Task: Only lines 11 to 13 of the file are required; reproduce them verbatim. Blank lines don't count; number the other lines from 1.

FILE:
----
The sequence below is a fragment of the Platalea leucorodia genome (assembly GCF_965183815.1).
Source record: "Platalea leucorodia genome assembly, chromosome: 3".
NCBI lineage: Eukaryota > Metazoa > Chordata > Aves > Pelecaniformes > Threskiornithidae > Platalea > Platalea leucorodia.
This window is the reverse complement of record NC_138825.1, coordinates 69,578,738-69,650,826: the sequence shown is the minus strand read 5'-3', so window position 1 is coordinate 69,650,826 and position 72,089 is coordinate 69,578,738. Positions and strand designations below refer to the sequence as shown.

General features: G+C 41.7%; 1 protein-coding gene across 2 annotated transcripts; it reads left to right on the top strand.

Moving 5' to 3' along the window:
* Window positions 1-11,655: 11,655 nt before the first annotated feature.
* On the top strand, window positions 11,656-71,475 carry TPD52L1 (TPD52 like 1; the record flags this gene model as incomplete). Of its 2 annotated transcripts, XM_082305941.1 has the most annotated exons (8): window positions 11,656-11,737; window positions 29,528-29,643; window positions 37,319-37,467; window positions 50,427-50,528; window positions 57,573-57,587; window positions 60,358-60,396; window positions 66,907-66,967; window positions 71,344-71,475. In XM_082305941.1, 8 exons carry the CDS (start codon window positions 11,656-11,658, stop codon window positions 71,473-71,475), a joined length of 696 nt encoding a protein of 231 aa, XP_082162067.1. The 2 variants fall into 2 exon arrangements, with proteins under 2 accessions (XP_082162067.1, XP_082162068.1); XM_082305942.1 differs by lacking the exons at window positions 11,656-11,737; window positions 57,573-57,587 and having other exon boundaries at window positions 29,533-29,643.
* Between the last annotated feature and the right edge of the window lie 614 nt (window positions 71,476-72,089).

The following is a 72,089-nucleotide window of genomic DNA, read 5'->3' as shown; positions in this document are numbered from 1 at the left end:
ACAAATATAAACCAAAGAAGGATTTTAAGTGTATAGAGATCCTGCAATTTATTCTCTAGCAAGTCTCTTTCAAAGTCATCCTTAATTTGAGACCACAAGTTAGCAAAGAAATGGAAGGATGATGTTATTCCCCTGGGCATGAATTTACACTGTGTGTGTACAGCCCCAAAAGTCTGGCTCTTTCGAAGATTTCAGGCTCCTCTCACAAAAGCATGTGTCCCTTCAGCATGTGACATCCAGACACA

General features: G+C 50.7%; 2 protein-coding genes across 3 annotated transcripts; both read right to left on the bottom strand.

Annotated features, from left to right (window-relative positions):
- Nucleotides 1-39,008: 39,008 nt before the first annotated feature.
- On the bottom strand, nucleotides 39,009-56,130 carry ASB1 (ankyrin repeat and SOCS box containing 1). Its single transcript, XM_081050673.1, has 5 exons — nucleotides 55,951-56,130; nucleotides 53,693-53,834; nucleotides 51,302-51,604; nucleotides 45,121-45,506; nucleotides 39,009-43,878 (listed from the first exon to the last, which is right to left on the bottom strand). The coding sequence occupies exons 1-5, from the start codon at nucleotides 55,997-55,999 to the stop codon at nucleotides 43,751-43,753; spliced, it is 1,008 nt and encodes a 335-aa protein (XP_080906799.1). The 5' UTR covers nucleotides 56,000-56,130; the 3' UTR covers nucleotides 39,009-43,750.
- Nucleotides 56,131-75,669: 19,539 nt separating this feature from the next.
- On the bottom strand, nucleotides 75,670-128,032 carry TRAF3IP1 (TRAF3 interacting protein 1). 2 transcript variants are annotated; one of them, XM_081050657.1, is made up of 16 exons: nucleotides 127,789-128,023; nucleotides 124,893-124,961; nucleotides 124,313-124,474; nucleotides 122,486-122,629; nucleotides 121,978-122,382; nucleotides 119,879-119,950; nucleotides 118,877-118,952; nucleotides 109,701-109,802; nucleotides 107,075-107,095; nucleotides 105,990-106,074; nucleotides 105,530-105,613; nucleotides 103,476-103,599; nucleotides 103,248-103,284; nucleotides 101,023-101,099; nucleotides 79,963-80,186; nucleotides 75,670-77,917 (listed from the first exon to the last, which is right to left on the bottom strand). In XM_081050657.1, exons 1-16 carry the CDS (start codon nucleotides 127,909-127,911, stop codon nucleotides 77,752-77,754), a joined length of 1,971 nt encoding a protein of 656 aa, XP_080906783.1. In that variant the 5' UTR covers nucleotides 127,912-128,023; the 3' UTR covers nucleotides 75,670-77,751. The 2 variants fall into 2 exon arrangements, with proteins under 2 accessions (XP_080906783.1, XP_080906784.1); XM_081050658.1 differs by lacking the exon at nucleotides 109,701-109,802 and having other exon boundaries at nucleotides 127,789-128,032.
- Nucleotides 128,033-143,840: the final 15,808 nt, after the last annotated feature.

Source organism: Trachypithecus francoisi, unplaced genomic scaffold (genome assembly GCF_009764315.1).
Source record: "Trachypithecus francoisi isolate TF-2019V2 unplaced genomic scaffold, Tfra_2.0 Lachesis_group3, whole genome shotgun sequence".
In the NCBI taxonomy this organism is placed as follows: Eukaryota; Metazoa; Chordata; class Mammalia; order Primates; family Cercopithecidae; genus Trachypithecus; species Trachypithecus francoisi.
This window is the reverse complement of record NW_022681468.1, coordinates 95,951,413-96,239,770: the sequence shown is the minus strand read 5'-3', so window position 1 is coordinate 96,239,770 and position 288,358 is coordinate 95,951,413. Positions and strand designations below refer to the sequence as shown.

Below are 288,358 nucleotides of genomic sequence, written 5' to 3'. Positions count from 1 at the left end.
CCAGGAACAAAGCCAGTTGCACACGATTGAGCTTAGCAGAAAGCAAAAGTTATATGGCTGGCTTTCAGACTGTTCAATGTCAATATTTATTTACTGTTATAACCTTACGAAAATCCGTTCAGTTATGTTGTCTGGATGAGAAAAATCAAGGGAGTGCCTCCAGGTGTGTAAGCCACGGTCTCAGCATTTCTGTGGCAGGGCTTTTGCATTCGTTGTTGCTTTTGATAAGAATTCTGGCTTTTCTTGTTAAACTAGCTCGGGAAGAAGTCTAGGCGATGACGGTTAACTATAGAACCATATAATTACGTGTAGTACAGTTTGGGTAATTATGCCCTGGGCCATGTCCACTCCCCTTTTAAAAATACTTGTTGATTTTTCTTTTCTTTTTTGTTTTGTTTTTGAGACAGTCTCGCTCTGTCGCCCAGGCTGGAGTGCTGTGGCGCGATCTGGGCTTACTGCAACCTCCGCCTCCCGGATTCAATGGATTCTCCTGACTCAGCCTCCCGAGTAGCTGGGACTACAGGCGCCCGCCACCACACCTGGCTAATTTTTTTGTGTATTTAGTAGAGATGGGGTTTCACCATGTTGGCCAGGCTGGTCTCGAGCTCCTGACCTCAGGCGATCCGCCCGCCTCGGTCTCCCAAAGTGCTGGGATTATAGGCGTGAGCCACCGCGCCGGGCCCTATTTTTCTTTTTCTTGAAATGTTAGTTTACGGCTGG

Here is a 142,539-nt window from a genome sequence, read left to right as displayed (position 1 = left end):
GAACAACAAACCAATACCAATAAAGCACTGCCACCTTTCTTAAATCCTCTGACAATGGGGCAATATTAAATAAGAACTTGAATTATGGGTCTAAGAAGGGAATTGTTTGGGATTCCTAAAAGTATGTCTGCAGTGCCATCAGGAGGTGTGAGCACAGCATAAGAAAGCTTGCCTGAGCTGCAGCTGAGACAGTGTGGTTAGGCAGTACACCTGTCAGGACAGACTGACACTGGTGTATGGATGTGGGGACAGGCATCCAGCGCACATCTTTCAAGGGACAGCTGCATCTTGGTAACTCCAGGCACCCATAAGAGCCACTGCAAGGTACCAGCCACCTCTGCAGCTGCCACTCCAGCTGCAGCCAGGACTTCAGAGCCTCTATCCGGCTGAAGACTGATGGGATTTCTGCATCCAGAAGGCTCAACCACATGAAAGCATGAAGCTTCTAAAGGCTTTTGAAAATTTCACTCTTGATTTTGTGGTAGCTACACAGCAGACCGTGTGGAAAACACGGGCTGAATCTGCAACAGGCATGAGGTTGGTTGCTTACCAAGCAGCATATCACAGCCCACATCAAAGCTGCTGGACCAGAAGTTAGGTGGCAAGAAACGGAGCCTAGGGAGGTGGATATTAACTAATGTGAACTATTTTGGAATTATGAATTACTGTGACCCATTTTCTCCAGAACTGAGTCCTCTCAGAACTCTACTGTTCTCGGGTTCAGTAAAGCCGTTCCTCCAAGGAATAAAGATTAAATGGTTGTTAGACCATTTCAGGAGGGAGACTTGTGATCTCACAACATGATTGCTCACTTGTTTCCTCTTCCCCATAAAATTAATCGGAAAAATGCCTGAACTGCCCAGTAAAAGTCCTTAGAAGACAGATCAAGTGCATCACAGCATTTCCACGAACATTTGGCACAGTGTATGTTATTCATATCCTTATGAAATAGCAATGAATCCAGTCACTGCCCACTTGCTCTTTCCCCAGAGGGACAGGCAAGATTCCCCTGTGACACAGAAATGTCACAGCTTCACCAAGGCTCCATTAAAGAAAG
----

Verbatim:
ACAAATATAAACCAAAGAAGGATTTTAAGTGTATAGAGATCCTGCAATTTATTCTCTAGCAAGTCTCTTTCAAAGTCATCCTTAATTTGAGACCACAAGTTAGCAAAGAAATGGAAGGATGATGTTATTCCCCTGGGCATGAATTTACACTGTGTGTGTACAGCCCCAAAAGTCTGGCTCTTTCGAAGATTTCAGGCTCCTCTCACAAAAGCATGTGTCCCTTCAGCATGTGACATCCAGACACA

General features: G+C 50.7%; 2 protein-coding genes across 3 annotated transcripts; both read right to left on the bottom strand.

Annotated features, from left to right (window-relative positions):